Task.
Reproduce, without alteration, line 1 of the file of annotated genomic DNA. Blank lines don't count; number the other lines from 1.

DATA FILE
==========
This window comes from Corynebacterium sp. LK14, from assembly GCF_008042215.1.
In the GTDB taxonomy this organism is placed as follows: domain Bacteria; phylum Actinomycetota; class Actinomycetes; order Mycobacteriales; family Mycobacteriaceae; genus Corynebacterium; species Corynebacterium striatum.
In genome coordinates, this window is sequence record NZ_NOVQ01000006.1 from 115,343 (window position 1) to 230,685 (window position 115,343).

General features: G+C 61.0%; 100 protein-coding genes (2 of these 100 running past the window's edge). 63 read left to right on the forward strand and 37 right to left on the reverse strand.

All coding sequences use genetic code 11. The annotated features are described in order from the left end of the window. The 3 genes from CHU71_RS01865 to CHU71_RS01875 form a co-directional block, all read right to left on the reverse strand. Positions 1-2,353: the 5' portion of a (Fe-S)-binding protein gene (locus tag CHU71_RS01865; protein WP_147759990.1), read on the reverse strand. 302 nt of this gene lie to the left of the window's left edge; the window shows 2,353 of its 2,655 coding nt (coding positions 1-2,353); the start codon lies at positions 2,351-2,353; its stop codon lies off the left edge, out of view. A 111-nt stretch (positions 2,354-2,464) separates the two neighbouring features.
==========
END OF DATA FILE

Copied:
This window comes from Corynebacterium sp. LK14, from assembly GCF_008042215.1.